{¶ 5} Vaughn, in turn, argues that he had to repay the Smiths only if they could demonstrate that he had the ability to pay.   But the cases cited by Vaughn, namely N. Market Assn. v. Case 5 and Smith v. Shoemaker,6 ignore the Ohio Supreme Court case of Lewis v. Tipton.7  In that case, the document stated that Lewis would pay Tipton $95 “when I can make it convenient, with ten per cent.  interest till paid.” 8  The court held that the words “when I can make it convenient” evidenced the intent of the parties to make the note payable within a reasonable time, and that the “reasonable time” was “to be determined in view of all the circumstances,” not just by the obligor's ability to pay.9

{¶ 6} There is little case law applying the Tipton rule.   But cases governing contract disputes lend some guidance as to what factors a court should examine in concluding what constitutes a “reasonable” time for performance.

 {¶ 7} The Tenth Appellate District has determined that a reasonable amount of time “is not measured by hours, days, weeks, months, or years.” 10  Instead, the trier of fact “should ascertain the parties' original expectations and the circumstances surrounding the execution of the agreement.” 11  In addition to these considerations, the Seventh Appellate District has stated that the trier of fact should examine all factors “ordinary and extraordinary.” 12  We find these cases to be persuasive.   And we add that an obligor's ability to pay must also be a part of the court's determination of reasonableness, since the ability to pay is part of “all the circumstances.”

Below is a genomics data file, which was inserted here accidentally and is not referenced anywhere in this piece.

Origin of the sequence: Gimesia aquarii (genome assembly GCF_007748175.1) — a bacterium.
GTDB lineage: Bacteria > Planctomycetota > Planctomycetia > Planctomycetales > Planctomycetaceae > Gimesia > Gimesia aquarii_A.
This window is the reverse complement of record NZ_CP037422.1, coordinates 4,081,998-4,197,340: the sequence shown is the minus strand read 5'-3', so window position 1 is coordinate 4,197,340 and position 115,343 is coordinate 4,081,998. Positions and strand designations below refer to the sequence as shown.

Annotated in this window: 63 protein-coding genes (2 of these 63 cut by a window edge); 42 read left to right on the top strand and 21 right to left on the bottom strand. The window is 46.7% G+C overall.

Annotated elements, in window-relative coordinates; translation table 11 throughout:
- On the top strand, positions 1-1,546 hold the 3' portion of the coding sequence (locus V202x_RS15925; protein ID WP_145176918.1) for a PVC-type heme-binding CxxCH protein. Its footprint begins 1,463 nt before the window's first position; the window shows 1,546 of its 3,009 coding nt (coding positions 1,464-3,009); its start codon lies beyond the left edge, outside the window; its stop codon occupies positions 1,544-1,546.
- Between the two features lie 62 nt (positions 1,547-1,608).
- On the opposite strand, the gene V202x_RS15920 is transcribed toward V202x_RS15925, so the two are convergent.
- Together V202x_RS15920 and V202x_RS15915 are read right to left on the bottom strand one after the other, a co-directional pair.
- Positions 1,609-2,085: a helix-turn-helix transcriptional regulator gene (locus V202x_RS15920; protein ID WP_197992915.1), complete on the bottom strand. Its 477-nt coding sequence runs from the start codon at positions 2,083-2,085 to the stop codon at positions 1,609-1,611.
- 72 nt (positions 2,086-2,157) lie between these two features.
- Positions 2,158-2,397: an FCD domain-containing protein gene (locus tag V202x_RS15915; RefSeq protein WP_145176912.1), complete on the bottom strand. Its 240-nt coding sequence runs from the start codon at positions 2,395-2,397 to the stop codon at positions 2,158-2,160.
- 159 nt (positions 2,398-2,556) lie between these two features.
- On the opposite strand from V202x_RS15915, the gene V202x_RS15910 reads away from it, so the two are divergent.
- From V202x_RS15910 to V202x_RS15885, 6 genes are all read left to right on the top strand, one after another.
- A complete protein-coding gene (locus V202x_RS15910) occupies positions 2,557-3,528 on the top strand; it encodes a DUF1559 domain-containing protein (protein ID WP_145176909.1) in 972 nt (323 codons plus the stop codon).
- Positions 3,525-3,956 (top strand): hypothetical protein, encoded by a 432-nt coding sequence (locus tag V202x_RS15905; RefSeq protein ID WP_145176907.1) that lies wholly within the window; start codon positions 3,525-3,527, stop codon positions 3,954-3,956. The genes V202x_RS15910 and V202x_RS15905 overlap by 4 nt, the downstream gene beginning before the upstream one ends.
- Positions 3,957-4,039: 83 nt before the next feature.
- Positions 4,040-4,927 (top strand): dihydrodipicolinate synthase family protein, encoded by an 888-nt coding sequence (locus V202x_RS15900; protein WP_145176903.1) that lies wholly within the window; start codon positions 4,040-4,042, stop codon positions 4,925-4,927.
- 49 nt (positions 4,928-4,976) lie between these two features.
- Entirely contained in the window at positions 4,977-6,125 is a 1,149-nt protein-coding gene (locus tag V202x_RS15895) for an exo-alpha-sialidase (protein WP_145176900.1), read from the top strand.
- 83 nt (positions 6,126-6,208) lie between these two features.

{¶ 8} Applying the law to the facts of this case, we uphold the court's denial of the Smiths' motion for summary judgment.   The Smiths did not support their motion with evidentiary materials concerning the totality of the circumstances.   We overrule the first assignment of error.

 {¶ 9} But we are compelled as a matter of law to reverse the trial court's judgment in favor of Vaughn.   In support of his motion, Vaughn attached only his own affidavit stating that he had encountered some financial difficulties in the past, was presently employed, and had attempted to repay the Smiths a small fraction of what he owed.   Considering the very broad test for “reasonableness,” we hold that Vaughn had failed to establish the absence of a genuine issue of fact concerning whether it was reasonable for him to repay the Smiths.   The second assignment of error is sustained.